Amongst the few known Indian athletes and some elite climbers, Suru also hosted three IFMGA guides, two of which were from Georgia and one from the United States. The Georgians rigged their first sports route on a highball near the shore of the boulder-choked Suru river; their first in the himalayas. Sunny Jamshedji was another important addition to the festival whose tryst with trad-climbing has taken him across 20 US states over 22 years. I had heard of him through Prerna, who went climbing with him in Dhauj. The festival certainly couldn’t have asked for more experienced company.

Meanwhile, I lucked out when Luke Smithwick, an IFMGA guide and a prolific American climber with over 50 unclimbed Himalayan six-thousanders to his name, lead me up on my first multi-pitch trad climb. We did three pitches and an FA of a 5.6 route we named, “The Windy Novice”. As an inexperienced climber who is just getting started, I couldn’t have been more stoked. There are inherent risks involved in trad; you often expect your partner to have some kind of real rock experience before taking him out on a big Himalayan slab climb. Nonetheless, this was something I had been looking forward to for some time and I am glad to have made the experience with Luke, who mentored and lead me up the wall.

Luke on top of the Windy Novice. Photo: Siddhartha Chattopadhyay

“Alpine rock climbing (no snow/ice) in the Himalayas is like climbing alpine rock anywhere in the world with just one caveat. Everything is much bigger than you think! The approaches are longer. The areas are mostly virgins, so there is very little to no information on the approach, route or descent. One has to figure things out themselves on the go. Places like Suru and Miyar have thousands of feet of alpine granite to explore, so if you are willing to do this sort of climbing, then this is an alpine paradise…”,  said Sunny when I asked about his thoughts on climbing in Suru.

Suru Fest is the first of its kind in India. While it constitutes of a demographic representing only a fraction of the population, it is a catalyst in that it suggests a much-needed deviation from the norm. We have long awaited the arrival of a culture that collectively underlines individualism and vigorously captures the spirit of the times. Suru does just that and does it with grace.

“I was particularly happy to send two projects which I was not able to execute last time even though I tried really hard. This is a great measure of progress which one doesn’t get in the gym because the routes there are reset frequently. I was also content to push my personal limits on a 7m highball. Besides the superb quality of the rock and the lines as well as the great weather I love that Suru Fest brings together an amazing crowd of people who share the passion for the outdoors and climbing. Honestly, I first and foremost came to see my friends in India.”, said Svenja Von Jan, a climber and a friend from Germany who also attended the festival last year in 2016.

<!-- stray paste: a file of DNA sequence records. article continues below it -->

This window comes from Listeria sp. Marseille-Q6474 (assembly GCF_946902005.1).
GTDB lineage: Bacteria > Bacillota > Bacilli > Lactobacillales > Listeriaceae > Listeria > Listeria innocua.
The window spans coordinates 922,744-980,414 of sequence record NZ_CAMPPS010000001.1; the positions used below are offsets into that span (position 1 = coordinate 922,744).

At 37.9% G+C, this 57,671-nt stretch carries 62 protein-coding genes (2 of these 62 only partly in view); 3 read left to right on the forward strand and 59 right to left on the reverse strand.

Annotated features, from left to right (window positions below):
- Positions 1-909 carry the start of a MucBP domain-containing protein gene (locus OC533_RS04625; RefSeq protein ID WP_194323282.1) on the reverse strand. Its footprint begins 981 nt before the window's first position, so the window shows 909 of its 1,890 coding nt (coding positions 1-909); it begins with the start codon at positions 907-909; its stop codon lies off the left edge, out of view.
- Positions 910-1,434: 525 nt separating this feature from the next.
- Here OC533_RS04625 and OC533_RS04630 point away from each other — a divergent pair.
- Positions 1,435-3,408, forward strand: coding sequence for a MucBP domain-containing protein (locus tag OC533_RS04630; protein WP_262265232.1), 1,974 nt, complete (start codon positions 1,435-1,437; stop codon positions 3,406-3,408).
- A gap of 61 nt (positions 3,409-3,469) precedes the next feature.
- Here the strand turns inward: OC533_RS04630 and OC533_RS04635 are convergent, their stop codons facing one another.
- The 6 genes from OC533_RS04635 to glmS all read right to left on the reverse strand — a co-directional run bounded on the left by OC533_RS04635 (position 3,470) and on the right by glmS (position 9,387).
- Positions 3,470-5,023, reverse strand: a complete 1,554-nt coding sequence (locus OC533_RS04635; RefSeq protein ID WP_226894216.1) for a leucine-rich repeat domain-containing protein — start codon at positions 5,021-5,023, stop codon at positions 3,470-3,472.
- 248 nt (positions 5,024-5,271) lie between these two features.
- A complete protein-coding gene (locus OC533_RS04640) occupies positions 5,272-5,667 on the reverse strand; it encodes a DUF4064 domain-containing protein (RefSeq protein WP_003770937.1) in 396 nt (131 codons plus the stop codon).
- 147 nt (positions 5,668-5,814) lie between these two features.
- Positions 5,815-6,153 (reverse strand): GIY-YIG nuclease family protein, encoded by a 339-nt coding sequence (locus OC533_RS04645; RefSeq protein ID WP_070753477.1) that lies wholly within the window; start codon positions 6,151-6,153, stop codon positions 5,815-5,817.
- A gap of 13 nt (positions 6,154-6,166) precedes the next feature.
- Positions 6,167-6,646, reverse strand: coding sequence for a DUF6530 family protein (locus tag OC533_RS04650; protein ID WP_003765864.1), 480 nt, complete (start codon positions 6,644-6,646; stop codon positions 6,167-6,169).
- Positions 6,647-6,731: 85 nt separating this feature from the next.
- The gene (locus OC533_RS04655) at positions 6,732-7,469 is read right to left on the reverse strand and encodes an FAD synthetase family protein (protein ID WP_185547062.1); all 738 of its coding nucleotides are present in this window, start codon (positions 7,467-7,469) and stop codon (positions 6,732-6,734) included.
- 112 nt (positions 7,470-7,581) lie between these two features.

Svenja Von Jan. Photo: Siddhartha Chattopadhyay

Svenja and I had met a few years ago in Himachal Pradesh in this quiet little village called, Kalga. Back then, I was exploring Parvati Valley in the Kullu district and had become obsessed with this particular mountain, which I hope to climb some day. It was also in Kalga, where I had my first hands-on experience while climbing a highball. We had found this high mossy boulder and were able to put up a few lines. She was strong back then and has undeniably grown stronger since then. So watching her try some hard moves in Suru was inspiring to say the least.

The mountain range that I aspire to climb in Parvati Valley. Photo: Siddhartha Chattopadhyay

When you’re surrounded with experienced climbers you will only improve. The novelty of Suru is that it exposed me to some fine climbing along with some fine climbers. I was particularly drawn to this rock with some interesting looking features, referred to as the Green Mamba, a 7C+ problem. It took Adarsh Singh, a professional athlete, two to three attempts before topping out. I also saw Viraj Sose, who’d climbed Ecstasy Tree, a sick bulging 7C highball in Hampi: a boulder high enough to send chills down your spine.

The Slab. Photo: Siddhartha Chattopadhyay

Looking back on that slab, I still remember the ease with which Luke loosened me up for the climb. “You know what this is?”, he asked me, while holding out a nut tool. “Mhm, I have used it once or twice”, I said with every ounce of confidence I could gather. On our first pitch, while sitting on a ledge, I heard him say “Off Belay”. “Belay off,” I said and started paying out the rope. I had well familiarized myself with the jargon before we started off. On the second pitch, we stood leaning back on the rope with the weight of our bodies distributed equally over a three point anchor system. It took me a while to register that. “This can hold the weight of a big truck”, said Luke reassuringly. Now, closer than ever to the last pitch, the wind had picked up a bit and I felt a wave of euphoria sweeping over me. I then turned to look in the other direction and immediately spotted the Georgians glued to a big vertical wall, it was cinematic! Shortly after topping out, I calmed myself down and caught hold of my breath. “So much to celebrate discomfort,” I sighed.

Now, as I write this from the flat, smoggy and hot environs of Delhi, having returned sooner than I had wanted, I’m looking forward to returning to the high mountains, attending the festival next year and further honing my skills.